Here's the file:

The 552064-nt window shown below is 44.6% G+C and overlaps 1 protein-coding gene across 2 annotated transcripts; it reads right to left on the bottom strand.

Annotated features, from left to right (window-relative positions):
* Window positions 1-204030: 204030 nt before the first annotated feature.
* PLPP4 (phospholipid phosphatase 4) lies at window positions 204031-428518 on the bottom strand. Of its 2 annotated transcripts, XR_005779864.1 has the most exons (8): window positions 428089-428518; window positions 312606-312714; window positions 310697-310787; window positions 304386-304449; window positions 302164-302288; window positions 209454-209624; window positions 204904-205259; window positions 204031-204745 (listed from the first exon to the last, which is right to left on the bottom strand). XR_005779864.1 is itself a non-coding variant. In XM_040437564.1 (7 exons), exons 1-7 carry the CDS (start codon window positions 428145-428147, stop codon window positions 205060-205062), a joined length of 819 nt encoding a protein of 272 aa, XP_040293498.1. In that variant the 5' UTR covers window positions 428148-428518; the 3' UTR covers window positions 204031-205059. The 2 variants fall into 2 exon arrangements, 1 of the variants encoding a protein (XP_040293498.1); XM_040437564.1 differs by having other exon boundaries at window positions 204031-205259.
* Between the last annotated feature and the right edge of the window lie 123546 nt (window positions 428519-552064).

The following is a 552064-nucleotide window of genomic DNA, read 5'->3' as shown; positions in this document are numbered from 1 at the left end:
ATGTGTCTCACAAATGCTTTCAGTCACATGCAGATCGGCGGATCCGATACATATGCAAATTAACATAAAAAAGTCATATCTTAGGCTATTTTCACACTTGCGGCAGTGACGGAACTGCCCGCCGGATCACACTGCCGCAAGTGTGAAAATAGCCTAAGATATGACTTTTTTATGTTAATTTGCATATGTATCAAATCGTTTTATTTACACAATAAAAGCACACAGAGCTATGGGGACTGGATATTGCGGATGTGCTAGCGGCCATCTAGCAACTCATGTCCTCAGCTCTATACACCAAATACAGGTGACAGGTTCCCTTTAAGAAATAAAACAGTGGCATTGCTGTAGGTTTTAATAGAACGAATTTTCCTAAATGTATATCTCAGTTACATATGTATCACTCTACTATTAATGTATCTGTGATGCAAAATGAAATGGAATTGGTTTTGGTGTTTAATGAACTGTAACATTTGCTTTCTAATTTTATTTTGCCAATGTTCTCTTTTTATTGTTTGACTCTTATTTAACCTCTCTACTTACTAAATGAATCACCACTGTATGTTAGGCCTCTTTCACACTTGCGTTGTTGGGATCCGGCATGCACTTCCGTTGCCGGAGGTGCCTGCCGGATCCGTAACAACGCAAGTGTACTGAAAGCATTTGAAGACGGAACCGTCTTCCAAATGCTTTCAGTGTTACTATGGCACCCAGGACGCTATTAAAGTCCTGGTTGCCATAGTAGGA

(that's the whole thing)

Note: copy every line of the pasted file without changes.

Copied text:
The 552064-nt window shown below is 44.6% G+C and overlaps 1 protein-coding gene across 2 annotated transcripts; it reads right to left on the bottom strand.

Annotated features, from left to right (window-relative positions):
* Window positions 1-204030: 204030 nt before the first annotated feature.
* PLPP4 (phospholipid phosphatase 4) lies at window positions 204031-428518 on the bottom strand. Of its 2 annotated transcripts, XR_005779864.1 has the most exons (8): window positions 428089-428518; window positions 312606-312714; window positions 310697-310787; window positions 304386-304449; window positions 302164-302288; window positions 209454-209624; window positions 204904-205259; window positions 204031-204745 (listed from the first exon to the last, which is right to left on the bottom strand). XR_005779864.1 is itself a non-coding variant. In XM_040437564.1 (7 exons), exons 1-7 carry the CDS (start codon window positions 428145-428147, stop codon window positions 205060-205062), a joined length of 819 nt encoding a protein of 272 aa, XP_040293498.1. In that variant the 5' UTR covers window positions 428148-428518; the 3' UTR covers window positions 204031-205059. The 2 variants fall into 2 exon arrangements, 1 of the variants encoding a protein (XP_040293498.1); XM_040437564.1 differs by having other exon boundaries at window positions 204031-205259.
* Between the last annotated feature and the right edge of the window lie 123546 nt (window positions 428519-552064).

The following is a 552064-nucleotide window of genomic DNA, read 5'->3' as shown; positions in this document are numbered from 1 at the left end:
ATGTGTCTCACAAATGCTTTCAGTCACATGCAGATCGGCGGATCCGATACATATGCAAATTAACATAAAAAAGTCATATCTTAGGCTATTTTCACACTTGCGGCAGTGACGGAACTGCCCGCCGGATCACACTGCCGCAAGTGTGAAAATAGCCTAAGATATGACTTTTTTATGTTAATTTGCATATGTATCAAATCGTTTTATTTACACAATAAAAGCACACAGAGCTATGGGGACTGGATATTGCGGATGTGCTAGCGGCCATCTAGCAACTCATGTCCTCAGCTCTATACACCAAATACAGGTGACAGGTTCCCTTTAAGAAATAAAACAGTGGCATTGCTGTAGGTTTTAATAGAACGAATTTTCCTAAATGTATATCTCAGTTACATATGTATCACTCTACTATTAATGTATCTGTGATGCAAAATGAAATGGAATTGGTTTTGGTGTTTAATGAACTGTAACATTTGCTTTCTAATTTTATTTTGCCAATGTTCTCTTTTTATTGTTTGACTCTTATTTAACCTCTCTACTTACTAAATGAATCACCACTGTATGTTAGGCCTCTTTCACACTTGCGTTGTTGGGATCCGGCATGCACTTCCGTTGCCGGAGGTGCCTGCCGGATCCGTAACAACGCAAGTGTACTGAAAGCATTTGAAGACGGAACCGTCTTCCAAATGCTTTCAGTGTTACTATGGCACCCAGGACGCTATTAAAGTCCTGGTTGCCATAGTAGGA